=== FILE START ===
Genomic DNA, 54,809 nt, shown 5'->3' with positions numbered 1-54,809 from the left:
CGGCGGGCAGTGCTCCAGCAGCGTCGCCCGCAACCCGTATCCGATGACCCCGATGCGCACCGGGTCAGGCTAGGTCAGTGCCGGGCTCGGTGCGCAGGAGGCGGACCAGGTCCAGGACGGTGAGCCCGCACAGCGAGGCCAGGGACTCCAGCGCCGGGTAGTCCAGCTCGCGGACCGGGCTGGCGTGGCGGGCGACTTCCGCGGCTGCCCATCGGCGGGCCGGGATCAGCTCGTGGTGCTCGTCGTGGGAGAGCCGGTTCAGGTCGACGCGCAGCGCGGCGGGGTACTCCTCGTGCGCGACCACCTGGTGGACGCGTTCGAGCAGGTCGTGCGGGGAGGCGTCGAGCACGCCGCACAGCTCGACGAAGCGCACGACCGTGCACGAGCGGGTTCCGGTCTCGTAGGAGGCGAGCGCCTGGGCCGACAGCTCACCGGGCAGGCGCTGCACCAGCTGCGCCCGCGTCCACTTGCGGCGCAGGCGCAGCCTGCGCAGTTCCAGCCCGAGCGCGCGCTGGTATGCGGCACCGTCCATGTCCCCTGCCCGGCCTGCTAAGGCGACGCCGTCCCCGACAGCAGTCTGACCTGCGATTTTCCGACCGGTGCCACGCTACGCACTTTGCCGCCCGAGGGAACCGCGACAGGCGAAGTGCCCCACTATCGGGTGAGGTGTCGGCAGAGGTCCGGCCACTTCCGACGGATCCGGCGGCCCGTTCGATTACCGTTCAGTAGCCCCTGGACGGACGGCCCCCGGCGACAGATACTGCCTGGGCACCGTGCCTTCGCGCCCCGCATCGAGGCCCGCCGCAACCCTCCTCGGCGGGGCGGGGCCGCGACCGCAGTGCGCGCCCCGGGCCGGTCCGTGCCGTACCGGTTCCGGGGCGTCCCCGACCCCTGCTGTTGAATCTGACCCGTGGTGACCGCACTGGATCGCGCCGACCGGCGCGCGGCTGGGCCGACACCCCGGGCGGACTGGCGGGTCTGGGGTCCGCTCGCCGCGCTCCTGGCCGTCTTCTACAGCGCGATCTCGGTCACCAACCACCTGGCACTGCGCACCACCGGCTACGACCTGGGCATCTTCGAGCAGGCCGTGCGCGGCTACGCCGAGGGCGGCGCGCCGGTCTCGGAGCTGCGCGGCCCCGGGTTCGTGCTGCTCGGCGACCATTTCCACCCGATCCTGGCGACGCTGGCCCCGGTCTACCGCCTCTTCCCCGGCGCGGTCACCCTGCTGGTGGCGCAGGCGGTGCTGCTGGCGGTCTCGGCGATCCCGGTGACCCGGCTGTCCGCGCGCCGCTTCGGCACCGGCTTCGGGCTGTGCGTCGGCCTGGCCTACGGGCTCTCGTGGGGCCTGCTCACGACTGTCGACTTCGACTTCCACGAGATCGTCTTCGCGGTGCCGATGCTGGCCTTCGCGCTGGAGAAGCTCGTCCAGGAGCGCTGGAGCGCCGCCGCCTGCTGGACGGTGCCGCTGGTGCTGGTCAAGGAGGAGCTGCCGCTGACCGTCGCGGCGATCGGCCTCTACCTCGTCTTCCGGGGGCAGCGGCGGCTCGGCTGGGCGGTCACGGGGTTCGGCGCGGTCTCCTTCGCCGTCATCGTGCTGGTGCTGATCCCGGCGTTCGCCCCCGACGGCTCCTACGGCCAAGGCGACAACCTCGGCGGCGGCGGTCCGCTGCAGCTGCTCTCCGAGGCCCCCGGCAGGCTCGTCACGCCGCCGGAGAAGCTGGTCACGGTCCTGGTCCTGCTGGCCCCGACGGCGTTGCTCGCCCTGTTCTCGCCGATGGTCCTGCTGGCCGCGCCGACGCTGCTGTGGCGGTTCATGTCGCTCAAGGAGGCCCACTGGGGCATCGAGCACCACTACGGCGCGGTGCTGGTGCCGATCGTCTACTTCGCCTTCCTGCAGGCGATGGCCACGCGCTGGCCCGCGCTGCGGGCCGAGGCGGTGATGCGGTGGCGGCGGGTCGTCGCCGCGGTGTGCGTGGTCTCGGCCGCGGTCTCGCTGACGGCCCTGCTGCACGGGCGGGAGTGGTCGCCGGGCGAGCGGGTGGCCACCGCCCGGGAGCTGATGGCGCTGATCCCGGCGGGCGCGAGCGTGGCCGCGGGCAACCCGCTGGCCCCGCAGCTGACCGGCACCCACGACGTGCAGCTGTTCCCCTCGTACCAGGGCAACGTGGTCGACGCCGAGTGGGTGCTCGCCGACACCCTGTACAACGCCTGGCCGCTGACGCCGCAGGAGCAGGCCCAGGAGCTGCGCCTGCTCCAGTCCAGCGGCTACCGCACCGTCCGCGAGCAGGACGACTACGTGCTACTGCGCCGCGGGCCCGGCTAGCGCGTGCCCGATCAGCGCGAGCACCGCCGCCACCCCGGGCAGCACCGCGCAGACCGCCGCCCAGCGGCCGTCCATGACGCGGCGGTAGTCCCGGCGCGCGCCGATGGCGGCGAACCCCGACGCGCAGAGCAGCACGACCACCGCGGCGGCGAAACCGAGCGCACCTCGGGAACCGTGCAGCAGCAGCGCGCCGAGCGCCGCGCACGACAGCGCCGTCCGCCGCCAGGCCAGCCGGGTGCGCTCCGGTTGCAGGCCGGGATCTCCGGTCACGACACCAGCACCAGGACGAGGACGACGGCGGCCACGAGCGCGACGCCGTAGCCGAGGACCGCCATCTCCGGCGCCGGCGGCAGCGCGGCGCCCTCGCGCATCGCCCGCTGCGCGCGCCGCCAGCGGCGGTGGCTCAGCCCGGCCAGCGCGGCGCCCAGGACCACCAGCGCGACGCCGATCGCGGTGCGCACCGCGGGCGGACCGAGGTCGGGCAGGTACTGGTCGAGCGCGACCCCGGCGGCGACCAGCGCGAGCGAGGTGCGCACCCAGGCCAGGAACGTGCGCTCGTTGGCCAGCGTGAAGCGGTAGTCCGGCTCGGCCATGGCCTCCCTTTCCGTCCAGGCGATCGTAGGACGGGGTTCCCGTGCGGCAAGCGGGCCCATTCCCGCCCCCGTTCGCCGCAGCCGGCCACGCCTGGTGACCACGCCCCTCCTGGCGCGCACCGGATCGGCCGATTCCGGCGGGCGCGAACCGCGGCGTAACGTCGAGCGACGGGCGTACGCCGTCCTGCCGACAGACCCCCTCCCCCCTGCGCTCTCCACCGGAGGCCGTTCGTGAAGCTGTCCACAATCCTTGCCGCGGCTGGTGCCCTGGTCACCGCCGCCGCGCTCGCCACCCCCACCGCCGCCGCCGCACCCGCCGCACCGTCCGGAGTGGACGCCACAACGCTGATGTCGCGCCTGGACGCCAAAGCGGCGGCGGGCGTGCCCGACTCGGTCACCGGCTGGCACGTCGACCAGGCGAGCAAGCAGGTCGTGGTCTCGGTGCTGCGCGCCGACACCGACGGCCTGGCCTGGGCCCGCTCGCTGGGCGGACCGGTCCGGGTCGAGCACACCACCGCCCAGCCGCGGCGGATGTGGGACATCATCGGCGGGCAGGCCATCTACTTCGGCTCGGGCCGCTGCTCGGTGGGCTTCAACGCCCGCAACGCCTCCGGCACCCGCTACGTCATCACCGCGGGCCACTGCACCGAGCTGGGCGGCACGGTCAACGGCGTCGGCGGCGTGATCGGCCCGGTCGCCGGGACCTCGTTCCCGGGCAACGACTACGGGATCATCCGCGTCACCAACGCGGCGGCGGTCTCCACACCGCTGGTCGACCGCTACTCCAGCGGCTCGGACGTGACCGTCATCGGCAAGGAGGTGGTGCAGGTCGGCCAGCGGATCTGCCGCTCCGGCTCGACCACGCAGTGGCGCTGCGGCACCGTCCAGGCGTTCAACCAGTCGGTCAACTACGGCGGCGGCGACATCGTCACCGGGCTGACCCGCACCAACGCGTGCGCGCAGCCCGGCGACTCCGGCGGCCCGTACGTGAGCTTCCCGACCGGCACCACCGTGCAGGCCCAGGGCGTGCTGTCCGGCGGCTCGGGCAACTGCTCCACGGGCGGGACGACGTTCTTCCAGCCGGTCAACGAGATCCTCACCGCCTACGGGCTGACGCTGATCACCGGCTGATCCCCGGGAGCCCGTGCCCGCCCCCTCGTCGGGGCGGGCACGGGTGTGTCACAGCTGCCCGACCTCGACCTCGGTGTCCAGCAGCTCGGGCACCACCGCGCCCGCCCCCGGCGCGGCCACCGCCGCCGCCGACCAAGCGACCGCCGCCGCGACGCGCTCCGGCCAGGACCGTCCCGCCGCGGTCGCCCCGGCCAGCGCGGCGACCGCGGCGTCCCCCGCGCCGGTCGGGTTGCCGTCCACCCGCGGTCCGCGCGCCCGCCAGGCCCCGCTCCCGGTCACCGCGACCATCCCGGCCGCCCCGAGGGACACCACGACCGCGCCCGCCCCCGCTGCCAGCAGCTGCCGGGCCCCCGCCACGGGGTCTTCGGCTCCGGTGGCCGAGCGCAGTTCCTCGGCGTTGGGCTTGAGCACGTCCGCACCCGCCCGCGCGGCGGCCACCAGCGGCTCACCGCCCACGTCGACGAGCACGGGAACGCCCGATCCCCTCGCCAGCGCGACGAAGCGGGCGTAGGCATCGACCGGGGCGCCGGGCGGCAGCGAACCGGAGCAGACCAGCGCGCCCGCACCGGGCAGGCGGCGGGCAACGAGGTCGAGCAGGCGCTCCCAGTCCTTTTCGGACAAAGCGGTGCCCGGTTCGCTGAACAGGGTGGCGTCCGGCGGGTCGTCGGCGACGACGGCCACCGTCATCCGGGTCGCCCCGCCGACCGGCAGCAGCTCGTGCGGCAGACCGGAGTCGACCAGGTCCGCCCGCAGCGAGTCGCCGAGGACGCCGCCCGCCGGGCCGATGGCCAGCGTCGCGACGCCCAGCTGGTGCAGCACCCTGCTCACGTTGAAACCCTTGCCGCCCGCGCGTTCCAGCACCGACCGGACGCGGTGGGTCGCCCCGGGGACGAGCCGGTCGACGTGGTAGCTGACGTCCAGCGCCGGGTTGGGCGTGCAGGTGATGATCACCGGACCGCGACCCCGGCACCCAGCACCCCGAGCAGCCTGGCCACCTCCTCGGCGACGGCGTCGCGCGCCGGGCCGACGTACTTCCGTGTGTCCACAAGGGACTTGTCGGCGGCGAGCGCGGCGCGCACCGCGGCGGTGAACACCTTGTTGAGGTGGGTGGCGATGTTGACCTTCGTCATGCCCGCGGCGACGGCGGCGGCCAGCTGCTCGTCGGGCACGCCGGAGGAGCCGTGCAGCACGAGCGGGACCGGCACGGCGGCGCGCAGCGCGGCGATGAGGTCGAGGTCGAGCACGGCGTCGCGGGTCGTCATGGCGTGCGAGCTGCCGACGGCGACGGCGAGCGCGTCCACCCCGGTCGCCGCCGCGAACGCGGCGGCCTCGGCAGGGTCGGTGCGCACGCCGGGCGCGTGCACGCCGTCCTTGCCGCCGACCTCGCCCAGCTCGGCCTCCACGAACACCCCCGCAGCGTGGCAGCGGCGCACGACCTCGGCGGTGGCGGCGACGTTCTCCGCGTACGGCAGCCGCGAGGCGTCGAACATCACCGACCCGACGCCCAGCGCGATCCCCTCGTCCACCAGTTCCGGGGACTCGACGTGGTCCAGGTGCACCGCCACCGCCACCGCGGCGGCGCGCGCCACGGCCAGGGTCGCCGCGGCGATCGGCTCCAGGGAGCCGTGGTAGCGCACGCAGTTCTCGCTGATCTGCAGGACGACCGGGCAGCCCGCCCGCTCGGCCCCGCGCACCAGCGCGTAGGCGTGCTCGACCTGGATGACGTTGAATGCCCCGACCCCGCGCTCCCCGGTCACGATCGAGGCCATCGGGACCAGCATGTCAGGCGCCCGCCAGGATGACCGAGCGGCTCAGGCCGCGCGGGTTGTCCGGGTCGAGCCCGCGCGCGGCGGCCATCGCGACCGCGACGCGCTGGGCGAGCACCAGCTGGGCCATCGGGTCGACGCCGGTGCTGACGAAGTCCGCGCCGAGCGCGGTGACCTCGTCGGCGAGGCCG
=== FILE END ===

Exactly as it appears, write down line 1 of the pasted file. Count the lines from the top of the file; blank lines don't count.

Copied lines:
Genomic DNA, 54,809 nt, shown 5'->3' with positions numbered 1-54,809 from the left: